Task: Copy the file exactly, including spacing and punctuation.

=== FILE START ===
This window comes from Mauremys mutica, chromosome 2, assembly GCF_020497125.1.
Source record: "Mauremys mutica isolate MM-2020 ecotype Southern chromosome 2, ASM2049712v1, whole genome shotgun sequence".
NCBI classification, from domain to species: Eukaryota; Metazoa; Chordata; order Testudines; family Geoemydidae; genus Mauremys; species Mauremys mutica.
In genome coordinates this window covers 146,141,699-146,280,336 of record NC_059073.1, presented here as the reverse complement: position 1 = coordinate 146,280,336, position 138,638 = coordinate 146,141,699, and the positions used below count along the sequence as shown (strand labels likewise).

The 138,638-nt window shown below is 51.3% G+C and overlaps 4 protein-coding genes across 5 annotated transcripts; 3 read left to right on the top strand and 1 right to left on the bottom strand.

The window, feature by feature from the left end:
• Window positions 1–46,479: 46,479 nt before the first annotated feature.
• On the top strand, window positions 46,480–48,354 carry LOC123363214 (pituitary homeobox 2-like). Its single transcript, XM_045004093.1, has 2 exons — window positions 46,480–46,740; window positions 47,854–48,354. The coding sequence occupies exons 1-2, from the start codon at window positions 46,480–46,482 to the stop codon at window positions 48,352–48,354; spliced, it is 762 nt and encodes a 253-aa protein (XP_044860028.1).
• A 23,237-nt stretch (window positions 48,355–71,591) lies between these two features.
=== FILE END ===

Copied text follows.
This window comes from Mauremys mutica, chromosome 2, assembly GCF_020497125.1.
Source record: "Mauremys mutica isolate MM-2020 ecotype Southern chromosome 2, ASM2049712v1, whole genome shotgun sequence".
NCBI classification, from domain to species: Eukaryota; Metazoa; Chordata; order Testudines; family Geoemydidae; genus Mauremys; species Mauremys mutica.
In genome coordinates this window covers 146,141,699-146,280,336 of record NC_059073.1, presented here as the reverse complement: position 1 = coordinate 146,280,336, position 138,638 = coordinate 146,141,699, and the positions used below count along the sequence as shown (strand labels likewise).

The 138,638-nt window shown below is 51.3% G+C and overlaps 4 protein-coding genes across 5 annotated transcripts; 3 read left to right on the top strand and 1 right to left on the bottom strand.

The window, feature by feature from the left end:
• Window positions 1–46,479: 46,479 nt before the first annotated feature.
• On the top strand, window positions 46,480–48,354 carry LOC123363214 (pituitary homeobox 2-like). Its single transcript, XM_045004093.1, has 2 exons — window positions 46,480–46,740; window positions 47,854–48,354. The coding sequence occupies exons 1-2, from the start codon at window positions 46,480–46,482 to the stop codon at window positions 48,352–48,354; spliced, it is 762 nt and encodes a 253-aa protein (XP_044860028.1).
• A 23,237-nt stretch (window positions 48,355–71,591) lies between these two features.